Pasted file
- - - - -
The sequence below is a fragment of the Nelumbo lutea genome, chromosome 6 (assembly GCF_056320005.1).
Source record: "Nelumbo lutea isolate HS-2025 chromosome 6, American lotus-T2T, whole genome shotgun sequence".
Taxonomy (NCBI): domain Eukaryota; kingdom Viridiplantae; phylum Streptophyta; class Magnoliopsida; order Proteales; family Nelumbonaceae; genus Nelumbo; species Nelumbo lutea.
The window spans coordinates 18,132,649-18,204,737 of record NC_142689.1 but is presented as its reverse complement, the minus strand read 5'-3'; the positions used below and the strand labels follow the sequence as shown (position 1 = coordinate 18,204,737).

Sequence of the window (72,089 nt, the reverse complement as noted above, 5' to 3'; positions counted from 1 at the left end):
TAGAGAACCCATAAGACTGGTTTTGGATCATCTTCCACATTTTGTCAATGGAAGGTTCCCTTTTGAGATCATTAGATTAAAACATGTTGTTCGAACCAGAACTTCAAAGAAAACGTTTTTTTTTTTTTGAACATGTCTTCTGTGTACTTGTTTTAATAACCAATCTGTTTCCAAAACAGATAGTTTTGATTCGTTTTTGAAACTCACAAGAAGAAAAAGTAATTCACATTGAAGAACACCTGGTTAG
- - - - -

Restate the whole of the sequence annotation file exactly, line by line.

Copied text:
The sequence below is a fragment of the Nelumbo lutea genome, chromosome 6 (assembly GCF_056320005.1).
Source record: "Nelumbo lutea isolate HS-2025 chromosome 6, American lotus-T2T, whole genome shotgun sequence".
Taxonomy (NCBI): domain Eukaryota; kingdom Viridiplantae; phylum Streptophyta; class Magnoliopsida; order Proteales; family Nelumbonaceae; genus Nelumbo; species Nelumbo lutea.
The window spans coordinates 18,132,649-18,204,737 of record NC_142689.1 but is presented as its reverse complement, the minus strand read 5'-3'; the positions used below and the strand labels follow the sequence as shown (position 1 = coordinate 18,204,737).

Sequence of the window (72,089 nt, the reverse complement as noted above, 5' to 3'; positions counted from 1 at the left end):
TAGAGAACCCATAAGACTGGTTTTGGATCATCTTCCACATTTTGTCAATGGAAGGTTCCCTTTTGAGATCATTAGATTAAAACATGTTGTTCGAACCAGAACTTCAAAGAAAACGTTTTTTTTTTTTTGAACATGTCTTCTGTGTACTTGTTTTAATAACCAATCTGTTTCCAAAACAGATAGTTTTGATTCGTTTTTGAAACTCACAAGAAGAAAAAGTAATTCACATTGAAGAACACCTGGTTAG